Ten years ago, I was a college freshman, obsessed with the plan I’d made for my life. I wanted to work in an inner-city school, then go to law school, and then figure everything else out. For some reason, I believed the first two goals were stepping stones to a promised land of self-knowledge.
Actually, I know why I made this plan: because programs like Teach For America and graduate school are a great way to spend years of your early adulthood not doing something else. I really wanted to be a writer—original, I know—and I didn’t know how.
In the meantime, I majored in English and Education. I balked when I got a B in a class. I never drunk-dialed anyone. I didn’t even really drink until I was 21! But my worst college offense—besides being really boring—was that I financed it all by myself with scholarships, loans, and work study, yet I still let other people influence my choices. Any time I mentioned the writing bug (and really, it’s no bug; it’s an incurable disease), someone dissuaded me. Didn’t I know that being a writer was a hobby, not a viable career? And most people with creative jobs have no insurance and can’t afford to ever own their own home? Why get an expensive university diploma, if I was going to make less money than someone who’d completed a welding course at the local technical school?
They had me at “poor.” I wasn’t going to be a high-rolling schoolteacher, but that job was noble and would look great on law school applications. I should also make it clear that I loved teaching, especially when I got to make creative lesson plans. I worked as a literacy tutor for a year before interning in different classrooms around Austin. My student teaching semester was completed at a local high school, where I taught “Antigone” and “Julius Caesar,” and no one fell asleep.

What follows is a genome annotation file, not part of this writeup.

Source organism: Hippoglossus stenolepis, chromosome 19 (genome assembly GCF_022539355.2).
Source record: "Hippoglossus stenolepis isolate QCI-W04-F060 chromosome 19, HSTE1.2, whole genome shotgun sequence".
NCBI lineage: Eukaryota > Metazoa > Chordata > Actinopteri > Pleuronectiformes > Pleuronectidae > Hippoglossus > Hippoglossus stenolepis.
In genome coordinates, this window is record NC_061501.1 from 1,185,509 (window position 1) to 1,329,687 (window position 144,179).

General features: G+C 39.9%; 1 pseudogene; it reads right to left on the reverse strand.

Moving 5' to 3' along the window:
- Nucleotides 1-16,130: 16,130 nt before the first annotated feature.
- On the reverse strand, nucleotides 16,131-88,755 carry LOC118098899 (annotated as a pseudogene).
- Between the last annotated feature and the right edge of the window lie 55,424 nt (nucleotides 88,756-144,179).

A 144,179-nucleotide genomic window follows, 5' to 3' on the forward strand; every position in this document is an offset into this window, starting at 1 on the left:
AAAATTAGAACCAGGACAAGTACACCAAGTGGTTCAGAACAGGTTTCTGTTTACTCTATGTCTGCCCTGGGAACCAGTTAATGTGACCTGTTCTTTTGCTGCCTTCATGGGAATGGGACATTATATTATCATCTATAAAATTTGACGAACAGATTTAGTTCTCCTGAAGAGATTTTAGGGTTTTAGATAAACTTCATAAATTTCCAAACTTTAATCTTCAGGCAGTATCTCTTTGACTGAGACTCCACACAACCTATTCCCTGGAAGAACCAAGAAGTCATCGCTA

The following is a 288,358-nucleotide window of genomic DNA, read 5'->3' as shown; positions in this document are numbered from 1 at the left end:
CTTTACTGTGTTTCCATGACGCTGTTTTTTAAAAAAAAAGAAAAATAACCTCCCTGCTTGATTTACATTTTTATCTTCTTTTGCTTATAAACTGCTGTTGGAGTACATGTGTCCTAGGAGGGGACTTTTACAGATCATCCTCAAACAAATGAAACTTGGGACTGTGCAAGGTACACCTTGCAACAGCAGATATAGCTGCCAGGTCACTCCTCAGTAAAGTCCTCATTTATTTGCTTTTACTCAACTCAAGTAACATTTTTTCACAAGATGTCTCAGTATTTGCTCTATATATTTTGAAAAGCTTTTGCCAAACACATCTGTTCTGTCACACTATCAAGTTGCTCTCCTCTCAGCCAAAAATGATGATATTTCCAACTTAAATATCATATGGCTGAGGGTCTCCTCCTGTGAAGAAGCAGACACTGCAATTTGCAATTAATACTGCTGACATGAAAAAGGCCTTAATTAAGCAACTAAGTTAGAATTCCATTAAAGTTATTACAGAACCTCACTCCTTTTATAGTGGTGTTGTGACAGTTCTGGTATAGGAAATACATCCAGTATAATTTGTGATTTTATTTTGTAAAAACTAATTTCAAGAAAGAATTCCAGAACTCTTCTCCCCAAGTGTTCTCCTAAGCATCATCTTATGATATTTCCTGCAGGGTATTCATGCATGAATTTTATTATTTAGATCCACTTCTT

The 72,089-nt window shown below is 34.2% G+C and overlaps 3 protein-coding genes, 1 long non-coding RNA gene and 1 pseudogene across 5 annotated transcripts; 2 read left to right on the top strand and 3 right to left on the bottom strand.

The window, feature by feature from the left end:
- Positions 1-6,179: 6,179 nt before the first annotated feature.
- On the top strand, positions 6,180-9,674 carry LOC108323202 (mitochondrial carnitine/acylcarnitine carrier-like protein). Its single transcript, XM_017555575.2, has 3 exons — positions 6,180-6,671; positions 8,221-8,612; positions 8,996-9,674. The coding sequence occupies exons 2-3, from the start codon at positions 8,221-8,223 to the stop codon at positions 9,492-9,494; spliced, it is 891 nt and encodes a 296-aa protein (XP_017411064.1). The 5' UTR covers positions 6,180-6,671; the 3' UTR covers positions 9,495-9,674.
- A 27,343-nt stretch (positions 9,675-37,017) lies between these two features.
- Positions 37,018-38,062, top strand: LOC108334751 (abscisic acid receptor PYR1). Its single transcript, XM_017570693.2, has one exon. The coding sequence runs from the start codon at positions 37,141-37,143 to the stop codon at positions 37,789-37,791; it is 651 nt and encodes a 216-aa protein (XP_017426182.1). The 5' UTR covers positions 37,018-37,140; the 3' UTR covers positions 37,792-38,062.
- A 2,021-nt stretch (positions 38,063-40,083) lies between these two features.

The Teach For America application process is competitive, but I got accepted in the first round. I got placed in New York City, my first choice. I ended up with an English Language Arts position in a Harlem middle school. Until this point, I’d always had a supervising teacher, even if he or she wasn’t in the classroom with me. Now I didn’t.
You know what else I had? Thirty-four students. And thirty-two desks. And only twenty-five textbooks. I was told I’d never have a full class, so things would work themselves out.
The majority of my eighth-grade students were fifteen and sixteen. They’d been held back for not passing the state test. Some just had too many absences to get promoted. These kids were high schoolers in a middle school classroom reading at an elementary school level. Someone had neglected their learning needs early on, and it was too late to play catch up.
People asked if the kids were bad. I’d usually say, “They’re more sad.” But yeah, they were bad, too. Like many new teachers, I struggled to manage my classroom. At some point, the only way to focus on the kids who want to learn is get troublemakers out. My school didn’t work that way, though. There was no place to send students who were misbehaving. Parents weren’t receptive. Many wouldn’t pick up the phone or attend conferences, even though most of my students lived in a housing project on the same block as the school.
I only worked in my own classroom a few weeks before I knew I had to get out. I was offered a classroom support role working with kids on the cusp of passing the state test, and I took it. I still worked with difficult students and experienced plenty of meltdowns, fights, police visits, etc., but I worked with small groups.
After a year of nightmares and going to work nauseous every morning, I took another teaching job at a smaller charter school. The situation wasn’t as dire, and no fifteen-year-old there ever threatened to hit me or told me to eat his ass. It still wasn’t an easy job. The kids were still troubled, the parents mostly uninvolved, and the administration not that supportive. This particular school had a strict curriculum that catered to the state test. You don’t need to have seen Waiting for Superman to know that this is a sorry excuse for a real education.
This isn’t to say that there weren’t fleeting moments of success with my students. I had some breakthroughs. There were a few good days. Mostly, though, I felt like my students weren’t reached early enough. They’d grown hard and were biding their time in school until they could get out and run the streets. Every time a student did something amazing, another two got suspended. Most of my job was social work and crisis management, not teaching.
I’m not a teacher anymore. I got the hell out of education and started forging my own path. I still want to be a writer when I grow up. My resume would say I’m already there, but I’m not convinced. The writer Anna Quindlen once said, “They say it’s never too late to become what you might have been. But it’s never too early, either.”
She’s right. Now I feel like I’m playing catch up. But at least I don’t regret having gone to law school, too.